NEW SCIENTIFIC DATA TO REVISIT ACTIVE TRIGGER POINTS CONCEPT

Part II: Circulatory Changes In The Active Trigger Point


By Dr. Ross Turchaninov, Phoenix, AZ


          We started discussion about new scientific data regarding active Trigger Points (TP) in the previous issue of JMS: https://www.scienceofmassage.com/2019/12/new-scientific-data-to-revisit-active-trigger-points-concept-part-i/

          The subject of this article is circulatory changes registered in active TP. Despite the obviousness of this topic its importance is greatly misunderstood and mispresented. It is very well documented that various structural changes in combination with other factors (e.g., irritation of the motor nerve, increase in the sympathetic tone etc.) trigger local vasoconstriction and ischemia, starting the process of TP formation.
          It is the therapist’s job to remove local vasoconstriction, restore normal circulation and eventually eliminate local ischemia and active TP. It can be done decisively only when the therapist combines local and reflex mechanisms of massage therapy reestablishing proper oxygenation of the myofibrils while restoring normal anatomical length of the affected muscle.
          One of the important clinical tools is Trigger Point Therapy (TPT) which uses ischemic compression to trigger reflex vasodilation. We have already discussed topic of TPT in previous issues of JMS:

Part 1: https://www.scienceofmassage.com/2009/03/science-of-trigger-point-therapy-part-i/
Part 2: https://www.scienceofmassage.com/2009/05/issue-3-2009-contents/

          In this article we would like to concentrate on the phenomenon of local ischemia itself. In any textbook on somatic rehabilitation, the topic of TP and TPT discussed in details and location of active TPs in various muscles is well presented. All widely used TPs charts provide same information and all these sources correctly guide the therapists to identify and isolate active TP during the tissue evaluation. However, a majority of therapists got the wrong impression that TP is an actual ‘point’ inside the affected muscle, and it needs to be treated accordingly, i.e., pinpoint location inside the muscle as it is presented in the charts or textbooks.      

          Clinical reality is much more complex since ‘point’ which indicates the location of active TP, is only the epicenter of local ischemia while the area with local vasospasm is much larger than TP presented as a ‘dot’ in any textbook or chart.
          If therapists approach the treatment of TP from the ‘point’ perspective only, it greatly diminishes clinical effectiveness of the therapy since the entire area of ischemia was never fully addressed. That is one of the contributing factors in the formation of so-called latent TP with following re-emergence of active TP in the same area.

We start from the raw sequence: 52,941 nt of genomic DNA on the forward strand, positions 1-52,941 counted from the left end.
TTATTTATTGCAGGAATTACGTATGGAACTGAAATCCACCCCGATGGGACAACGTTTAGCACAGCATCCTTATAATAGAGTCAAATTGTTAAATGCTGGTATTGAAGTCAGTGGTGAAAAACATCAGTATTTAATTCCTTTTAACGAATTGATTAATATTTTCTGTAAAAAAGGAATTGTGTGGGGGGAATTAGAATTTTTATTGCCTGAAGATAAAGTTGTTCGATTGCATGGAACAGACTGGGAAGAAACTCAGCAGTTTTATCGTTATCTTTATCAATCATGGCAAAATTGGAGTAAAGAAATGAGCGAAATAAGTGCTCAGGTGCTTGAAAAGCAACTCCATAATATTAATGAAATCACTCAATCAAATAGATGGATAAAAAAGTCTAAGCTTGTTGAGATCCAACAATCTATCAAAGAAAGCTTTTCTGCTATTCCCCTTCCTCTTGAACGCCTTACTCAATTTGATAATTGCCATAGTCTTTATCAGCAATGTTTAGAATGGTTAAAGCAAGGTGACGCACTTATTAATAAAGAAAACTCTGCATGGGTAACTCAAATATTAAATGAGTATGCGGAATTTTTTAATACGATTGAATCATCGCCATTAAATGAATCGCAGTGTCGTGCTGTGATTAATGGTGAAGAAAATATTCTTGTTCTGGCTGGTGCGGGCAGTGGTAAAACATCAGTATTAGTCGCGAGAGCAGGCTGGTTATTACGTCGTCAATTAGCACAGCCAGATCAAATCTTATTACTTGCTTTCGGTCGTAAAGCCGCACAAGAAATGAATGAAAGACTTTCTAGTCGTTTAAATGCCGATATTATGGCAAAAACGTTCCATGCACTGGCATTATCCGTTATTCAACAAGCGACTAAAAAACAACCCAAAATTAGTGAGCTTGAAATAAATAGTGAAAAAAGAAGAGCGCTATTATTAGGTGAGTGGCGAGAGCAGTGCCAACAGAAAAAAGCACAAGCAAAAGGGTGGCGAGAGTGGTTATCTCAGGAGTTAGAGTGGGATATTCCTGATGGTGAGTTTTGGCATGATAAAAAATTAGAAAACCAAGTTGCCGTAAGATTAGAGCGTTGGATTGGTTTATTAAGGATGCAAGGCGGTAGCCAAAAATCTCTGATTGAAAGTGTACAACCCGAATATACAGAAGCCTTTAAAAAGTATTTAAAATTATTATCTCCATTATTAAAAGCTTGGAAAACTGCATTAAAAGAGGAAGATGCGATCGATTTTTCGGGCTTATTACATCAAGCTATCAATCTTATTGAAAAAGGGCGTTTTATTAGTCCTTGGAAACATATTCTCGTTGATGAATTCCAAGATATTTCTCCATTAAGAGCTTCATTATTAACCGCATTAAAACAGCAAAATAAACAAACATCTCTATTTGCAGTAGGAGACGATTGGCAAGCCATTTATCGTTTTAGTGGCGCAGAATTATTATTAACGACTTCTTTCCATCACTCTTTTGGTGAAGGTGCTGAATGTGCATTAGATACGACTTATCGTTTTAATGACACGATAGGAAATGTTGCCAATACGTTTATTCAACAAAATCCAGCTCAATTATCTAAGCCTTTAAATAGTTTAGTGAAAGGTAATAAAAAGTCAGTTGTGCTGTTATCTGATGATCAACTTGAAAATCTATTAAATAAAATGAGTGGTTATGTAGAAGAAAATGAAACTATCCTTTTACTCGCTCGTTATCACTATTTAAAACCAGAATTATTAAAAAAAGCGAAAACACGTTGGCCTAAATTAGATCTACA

Let’s look at results of one interesting study, which used thermography to examine the area of active TP located in the levator scapulae muscle, from the perspective of local ischemia affecting all tissues rather than the muscle itself (Magalhães et al., 2015).
          Thermography is detection in fluctuations in the skin’s temperature using a thermographer. If, for any reason the local vasoconstriction in the skin developed it is going to decrease arterial blood supply and local temperature falls. If there is increase in the arterial blood supply or delay in drainage from the skin the local temperature is rising and even its slightest increase is going to be registered by very sensitive thermographer which detects and records even the slightest fluctuations in the skin’s temperature.  The decrease of the local temperature the thermographer records all way to whiteness while the increase of circulation is recorded as a bright red.
          Firstly, the authors of this study clinically detected the presence of active TP in the levator scapulae muscle based on the patient’s complaints and local evaluation of soft tissues. Next, they placed markers around the tested area and after that the thermography was performed to register fluctuations in the local temperature in the upper shoulder and back. Fig. 1 illustrates results of the study.



Fig. 1. Thermography to skin’s ischemia in cases of active TP in levator scapulae muscle (Magalhães et al., 2015).
C – markers on the skin around active TP 
F – thermogram of the skin with markers  


          Before we move forward let’s shortly review the anatomy of the area. That is very important and relevant for future discussion since there are 4 layers of soft tissue located above the levator scapulae muscle: skin with subcutaneous tissue, superficial fascia (it covers the trapezius m.), trapezius muscle and middle fascia (separates trapezius m. from levator scapulae m.).
          Let’s now read the thermogram together (see Fig. 2).